Uber bought a bike-share company. The ride-hailing company announced on Monday that it will acquire Jump, the New York City-based e-bike startup that has been working with Uber for two months on a pilot to integrate bike-sharing options into Uber’s app. Apparently, that trial went well because now Jump will become a subsidiary of Uber, and the ride-hailing company will take a leap into a brand new industry, with a different set of challenges and pitfalls.
The size of the deal was not disclosed, Jump was weighing a $100 million offer from Uber or a new venture investment round. The competition was fierce, but Uber ultimately won. In a blog post, CEO Dara Khosrowshahi said the acquisition will help in his mission of “bringing together multiple modes of transportation within the Uber app—so that you can choose the fastest or most affordable way to get where you’re going, whether that’s in an Uber, on a bike, on the subway, or more.” (Side question: is Uber thinking of buying the MTA?)
The deal gives Uber access to Jump’s 12,000 dockless, GPS-enabled bikes in 40 cities across six countries — a vast network in the bike-share world that will certainly become even larger as Uber’s capital will help to scale it even further. It also helps fulfill one of the company’s missions to branch out into new modes of transportation.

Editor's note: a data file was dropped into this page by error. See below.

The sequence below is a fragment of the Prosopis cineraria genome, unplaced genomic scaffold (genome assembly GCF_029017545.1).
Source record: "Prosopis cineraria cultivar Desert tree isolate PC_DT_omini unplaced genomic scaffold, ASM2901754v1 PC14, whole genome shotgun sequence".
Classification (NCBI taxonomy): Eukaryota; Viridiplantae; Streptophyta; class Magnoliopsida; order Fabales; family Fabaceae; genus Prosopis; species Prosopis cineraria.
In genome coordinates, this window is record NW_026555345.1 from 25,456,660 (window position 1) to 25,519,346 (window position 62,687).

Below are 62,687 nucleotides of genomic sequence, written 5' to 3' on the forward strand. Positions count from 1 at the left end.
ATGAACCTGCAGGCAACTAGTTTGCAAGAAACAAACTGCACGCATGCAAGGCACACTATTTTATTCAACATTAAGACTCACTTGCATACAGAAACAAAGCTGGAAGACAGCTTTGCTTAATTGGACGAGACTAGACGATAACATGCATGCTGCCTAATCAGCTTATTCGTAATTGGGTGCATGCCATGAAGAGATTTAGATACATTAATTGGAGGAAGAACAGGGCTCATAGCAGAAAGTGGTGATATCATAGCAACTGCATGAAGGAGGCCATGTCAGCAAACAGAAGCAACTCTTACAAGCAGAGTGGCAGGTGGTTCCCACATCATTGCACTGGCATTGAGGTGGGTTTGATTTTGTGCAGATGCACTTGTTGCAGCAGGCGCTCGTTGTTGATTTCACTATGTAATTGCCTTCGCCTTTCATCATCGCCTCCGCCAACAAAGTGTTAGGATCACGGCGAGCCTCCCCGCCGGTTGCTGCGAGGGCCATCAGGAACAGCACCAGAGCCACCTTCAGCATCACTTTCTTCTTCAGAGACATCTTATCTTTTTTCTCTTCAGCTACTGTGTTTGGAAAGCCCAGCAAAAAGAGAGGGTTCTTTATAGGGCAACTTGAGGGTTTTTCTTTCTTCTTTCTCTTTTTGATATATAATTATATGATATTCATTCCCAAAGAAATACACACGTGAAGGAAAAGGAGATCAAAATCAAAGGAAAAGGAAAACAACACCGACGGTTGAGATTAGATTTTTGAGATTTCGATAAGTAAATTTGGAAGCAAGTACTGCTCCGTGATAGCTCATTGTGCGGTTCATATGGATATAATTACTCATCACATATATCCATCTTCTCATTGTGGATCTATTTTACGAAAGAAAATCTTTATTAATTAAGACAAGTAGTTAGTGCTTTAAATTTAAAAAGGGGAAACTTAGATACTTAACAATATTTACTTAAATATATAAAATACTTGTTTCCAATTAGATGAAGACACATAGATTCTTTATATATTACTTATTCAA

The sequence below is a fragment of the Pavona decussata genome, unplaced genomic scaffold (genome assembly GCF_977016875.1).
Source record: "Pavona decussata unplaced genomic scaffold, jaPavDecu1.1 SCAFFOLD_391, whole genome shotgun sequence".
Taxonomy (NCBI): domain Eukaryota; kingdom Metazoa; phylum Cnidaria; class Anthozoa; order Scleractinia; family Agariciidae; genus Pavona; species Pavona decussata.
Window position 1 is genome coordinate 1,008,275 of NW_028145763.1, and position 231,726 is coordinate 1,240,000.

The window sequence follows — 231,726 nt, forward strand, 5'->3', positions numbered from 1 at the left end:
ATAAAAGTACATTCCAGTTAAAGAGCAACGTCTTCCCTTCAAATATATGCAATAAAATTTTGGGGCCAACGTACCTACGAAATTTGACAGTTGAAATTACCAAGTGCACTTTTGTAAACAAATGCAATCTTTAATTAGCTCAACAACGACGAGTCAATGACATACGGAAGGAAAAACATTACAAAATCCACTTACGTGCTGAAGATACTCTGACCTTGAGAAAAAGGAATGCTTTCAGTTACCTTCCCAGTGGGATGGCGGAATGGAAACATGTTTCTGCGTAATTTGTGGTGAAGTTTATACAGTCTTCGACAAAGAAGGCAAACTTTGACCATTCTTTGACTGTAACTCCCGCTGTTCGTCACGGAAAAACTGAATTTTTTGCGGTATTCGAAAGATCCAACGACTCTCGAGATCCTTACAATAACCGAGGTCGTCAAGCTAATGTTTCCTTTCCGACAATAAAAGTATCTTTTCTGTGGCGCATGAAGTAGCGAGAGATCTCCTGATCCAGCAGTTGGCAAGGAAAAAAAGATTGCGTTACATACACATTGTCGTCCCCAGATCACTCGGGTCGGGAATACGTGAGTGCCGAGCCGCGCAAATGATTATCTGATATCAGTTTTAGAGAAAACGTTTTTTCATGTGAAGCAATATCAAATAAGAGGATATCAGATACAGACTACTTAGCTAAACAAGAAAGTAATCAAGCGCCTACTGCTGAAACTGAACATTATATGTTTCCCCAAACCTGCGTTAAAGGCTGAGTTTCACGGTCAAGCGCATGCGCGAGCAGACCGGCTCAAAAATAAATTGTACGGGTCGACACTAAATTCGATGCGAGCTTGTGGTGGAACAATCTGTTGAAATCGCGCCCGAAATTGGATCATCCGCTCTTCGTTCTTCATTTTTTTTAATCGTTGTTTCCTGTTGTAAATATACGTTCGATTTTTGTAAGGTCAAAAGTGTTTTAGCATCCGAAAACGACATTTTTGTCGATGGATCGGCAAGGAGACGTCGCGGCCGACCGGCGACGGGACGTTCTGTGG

Khosrowshahi called Jump’s CEO Ryan Rzepecki “an impressive entrepreneur who has spent the better part of a decade bringing bike-sharing to life across the globe.” For his part, Rzepecki said he was initially wary of Uber’s offer, given the numerous scandals that have roiled the company in the past year. He writes:
When we first began talking to Uber they were going through an extremely difficult time, with negative headlines each week and a massive change in leadership. We expected to find a toxic work environment and a broken culture. Instead, everyone we met was smart, passionate, and genuinely wanted to help our team succeed. Through our collaboration we realized that we shared Uber’s vision of multi-modal mobility and had the same goal of decreasing car ownership. Even more importantly, we could see the shift in the company once Dara was named CEO as he began leading with humility and in a way that we felt reflected our values. It soon became clear that with such strong synergies and alignment on mission, JUMP could better accomplish its goals if it were part of Uber.
Formerly known as Social Bicycles, Jump launched its bike-share business in 2010 with the aim to build smart, powerful bikes that could be locked to any rack. Jump’s bicycles have built-in U-bar locks that allow them to be secured to existing bike racks or the “furniture zone of the sidewalk,” which is where you see things like light poles, benches, and utility poles. Earlier this year the company received exclusive permission from the San Francisco Municipal Transportation Authority (SFMTA) to launch its service in Uber’s backyard. Since dockless bikes are pretty new in the US, SFMTA is using the next 18 months to assess the program to see if it works before allowing Jump to offer its services in the long term. Jump has 250 neon-red electric powered bikes scattered across the city today.